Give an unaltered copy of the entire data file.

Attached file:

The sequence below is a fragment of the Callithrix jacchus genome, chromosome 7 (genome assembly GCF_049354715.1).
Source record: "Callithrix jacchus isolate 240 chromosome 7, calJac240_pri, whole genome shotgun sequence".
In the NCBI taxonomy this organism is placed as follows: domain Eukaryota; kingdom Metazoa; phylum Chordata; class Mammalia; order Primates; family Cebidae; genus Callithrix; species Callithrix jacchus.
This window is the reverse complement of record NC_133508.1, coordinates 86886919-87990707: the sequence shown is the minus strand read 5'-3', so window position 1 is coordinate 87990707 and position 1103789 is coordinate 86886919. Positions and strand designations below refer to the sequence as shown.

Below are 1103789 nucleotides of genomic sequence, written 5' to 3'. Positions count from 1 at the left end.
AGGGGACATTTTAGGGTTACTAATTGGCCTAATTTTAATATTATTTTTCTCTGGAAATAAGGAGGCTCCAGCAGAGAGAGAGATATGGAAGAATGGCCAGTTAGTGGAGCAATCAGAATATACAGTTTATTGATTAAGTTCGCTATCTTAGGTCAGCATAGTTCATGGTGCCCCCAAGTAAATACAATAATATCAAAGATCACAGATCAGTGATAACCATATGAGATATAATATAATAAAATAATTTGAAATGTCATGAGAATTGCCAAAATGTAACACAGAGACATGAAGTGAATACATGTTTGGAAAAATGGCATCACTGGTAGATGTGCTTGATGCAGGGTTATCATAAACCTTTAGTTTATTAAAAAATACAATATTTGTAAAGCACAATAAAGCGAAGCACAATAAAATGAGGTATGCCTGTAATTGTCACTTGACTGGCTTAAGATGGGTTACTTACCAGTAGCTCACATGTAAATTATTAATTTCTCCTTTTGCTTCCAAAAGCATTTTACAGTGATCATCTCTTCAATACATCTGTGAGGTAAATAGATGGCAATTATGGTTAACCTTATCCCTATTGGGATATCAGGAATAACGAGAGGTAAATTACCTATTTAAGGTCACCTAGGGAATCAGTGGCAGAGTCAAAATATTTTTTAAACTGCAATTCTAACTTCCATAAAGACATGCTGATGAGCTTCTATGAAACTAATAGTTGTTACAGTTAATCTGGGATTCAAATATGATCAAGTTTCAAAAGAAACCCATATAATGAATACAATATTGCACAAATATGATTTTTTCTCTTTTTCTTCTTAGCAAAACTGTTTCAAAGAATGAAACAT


The sequence below is a fragment of the Callithrix jacchus genome, chromosome 7 (genome assembly GCF_049354715.1).
Source record: "Callithrix jacchus isolate 240 chromosome 7, calJac240_pri, whole genome shotgun sequence".
In the NCBI taxonomy this organism is placed as follows: domain Eukaryota; kingdom Metazoa; phylum Chordata; class Mammalia; order Primates; family Cebidae; genus Callithrix; species Callithrix jacchus.
This window is the reverse complement of record NC_133508.1, coordinates 86886919-87990707: the sequence shown is the minus strand read 5'-3', so window position 1 is coordinate 87990707 and position 1103789 is coordinate 86886919. Positions and strand designations below refer to the sequence as shown.

Below are 1103789 nucleotides of genomic sequence, written 5' to 3'. Positions count from 1 at the left end.
AGGGGACATTTTAGGGTTACTAATTGGCCTAATTTTAATATTATTTTTCTCTGGAAATAAGGAGGCTCCAGCAGAGAGAGAGATATGGAAGAATGGCCAGTTAGTGGAGCAATCAGAATATACAGTTTATTGATTAAGTTCGCTATCTTAGGTCAGCATAGTTCATGGTGCCCCCAAGTAAATACAATAATATCAAAGATCACAGATCAGTGATAACCATATGAGATATAATATAATAAAATAATTTGAAATGTCATGAGAATTGCCAAAATGTAACACAGAGACATGAAGTGAATACATGTTTGGAAAAATGGCATCACTGGTAGATGTGCTTGATGCAGGGTTATCATAAACCTTTAGTTTATTAAAAAATACAATATTTGTAAAGCACAATAAAGCGAAGCACAATAAAATGAGGTATGCCTGTAATTGTCACTTGACTGGCTTAAGATGGGTTACTTACCAGTAGCTCACATGTAAATTATTAATTTCTCCTTTTGCTTCCAAAAGCATTTTACAGTGATCATCTCTTCAATACATCTGTGAGGTAAATAGATGGCAATTATGGTTAACCTTATCCCTATTGGGATATCAGGAATAACGAGAGGTAAATTACCTATTTAAGGTCACCTAGGGAATCAGTGGCAGAGTCAAAATATTTTTTAAACTGCAATTCTAACTTCCATAAAGACATGCTGATGAGCTTCTATGAAACTAATAGTTGTTACAGTTAATCTGGGATTCAAATATGATCAAGTTTCAAAAGAAACCCATATAATGAATACAATATTGCACAAATATGATTTTTTCTCTTTTTCTTCTTAGCAAAACTGTTTCAAAGAATGAAACAT